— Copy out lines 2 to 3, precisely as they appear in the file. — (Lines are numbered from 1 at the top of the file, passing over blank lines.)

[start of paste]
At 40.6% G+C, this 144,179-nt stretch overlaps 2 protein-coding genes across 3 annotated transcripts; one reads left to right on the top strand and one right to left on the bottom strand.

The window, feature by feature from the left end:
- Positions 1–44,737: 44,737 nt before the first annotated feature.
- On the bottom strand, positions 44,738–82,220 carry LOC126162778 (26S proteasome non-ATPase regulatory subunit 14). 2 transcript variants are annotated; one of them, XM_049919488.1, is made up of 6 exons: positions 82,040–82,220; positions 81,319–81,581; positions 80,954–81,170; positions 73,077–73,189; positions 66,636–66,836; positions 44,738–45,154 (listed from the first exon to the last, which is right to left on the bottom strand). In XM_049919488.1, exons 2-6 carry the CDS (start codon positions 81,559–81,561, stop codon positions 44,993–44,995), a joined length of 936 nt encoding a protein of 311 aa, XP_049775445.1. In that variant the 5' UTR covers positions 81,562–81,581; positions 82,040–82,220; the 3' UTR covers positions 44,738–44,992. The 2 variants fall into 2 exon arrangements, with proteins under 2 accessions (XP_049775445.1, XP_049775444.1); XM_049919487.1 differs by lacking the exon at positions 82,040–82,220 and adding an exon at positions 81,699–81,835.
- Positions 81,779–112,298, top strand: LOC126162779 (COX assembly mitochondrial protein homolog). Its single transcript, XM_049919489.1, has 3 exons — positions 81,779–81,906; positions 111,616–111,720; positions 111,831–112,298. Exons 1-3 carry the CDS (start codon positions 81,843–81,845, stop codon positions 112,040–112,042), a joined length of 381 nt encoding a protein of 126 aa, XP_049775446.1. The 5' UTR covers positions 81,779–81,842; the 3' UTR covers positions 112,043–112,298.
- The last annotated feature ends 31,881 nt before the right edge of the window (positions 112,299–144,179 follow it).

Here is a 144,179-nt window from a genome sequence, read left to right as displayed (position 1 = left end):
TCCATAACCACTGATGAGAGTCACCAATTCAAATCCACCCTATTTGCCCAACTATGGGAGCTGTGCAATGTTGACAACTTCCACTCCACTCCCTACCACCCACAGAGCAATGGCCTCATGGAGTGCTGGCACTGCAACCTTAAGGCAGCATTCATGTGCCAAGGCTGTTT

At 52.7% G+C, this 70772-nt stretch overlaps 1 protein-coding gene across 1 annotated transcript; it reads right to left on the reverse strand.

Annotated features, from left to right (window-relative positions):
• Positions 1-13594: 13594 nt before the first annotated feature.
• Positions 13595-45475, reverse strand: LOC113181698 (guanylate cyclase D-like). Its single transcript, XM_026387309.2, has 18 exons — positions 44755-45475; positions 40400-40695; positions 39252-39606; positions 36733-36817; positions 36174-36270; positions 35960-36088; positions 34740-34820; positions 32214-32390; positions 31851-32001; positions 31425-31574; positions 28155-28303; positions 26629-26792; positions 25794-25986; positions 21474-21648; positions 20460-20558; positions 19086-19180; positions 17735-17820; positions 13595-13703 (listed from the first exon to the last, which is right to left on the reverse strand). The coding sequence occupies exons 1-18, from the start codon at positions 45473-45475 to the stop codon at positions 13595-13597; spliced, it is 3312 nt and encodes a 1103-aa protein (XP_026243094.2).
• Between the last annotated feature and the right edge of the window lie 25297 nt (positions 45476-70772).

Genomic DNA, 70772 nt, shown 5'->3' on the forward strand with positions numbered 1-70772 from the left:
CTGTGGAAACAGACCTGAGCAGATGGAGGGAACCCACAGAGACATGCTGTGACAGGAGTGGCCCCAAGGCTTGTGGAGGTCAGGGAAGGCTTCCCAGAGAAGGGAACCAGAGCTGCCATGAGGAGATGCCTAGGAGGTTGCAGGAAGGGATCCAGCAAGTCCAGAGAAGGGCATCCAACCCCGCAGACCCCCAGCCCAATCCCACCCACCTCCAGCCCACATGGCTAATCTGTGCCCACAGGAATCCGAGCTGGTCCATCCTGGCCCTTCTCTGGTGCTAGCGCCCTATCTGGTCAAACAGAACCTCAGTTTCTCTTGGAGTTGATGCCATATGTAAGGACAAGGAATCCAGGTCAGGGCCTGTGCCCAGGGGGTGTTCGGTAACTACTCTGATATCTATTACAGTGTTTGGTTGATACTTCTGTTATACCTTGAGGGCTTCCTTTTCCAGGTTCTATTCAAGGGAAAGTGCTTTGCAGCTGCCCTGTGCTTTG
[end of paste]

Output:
The window, feature by feature from the left end:
- Positions 1–44,737: 44,737 nt before the first annotated feature.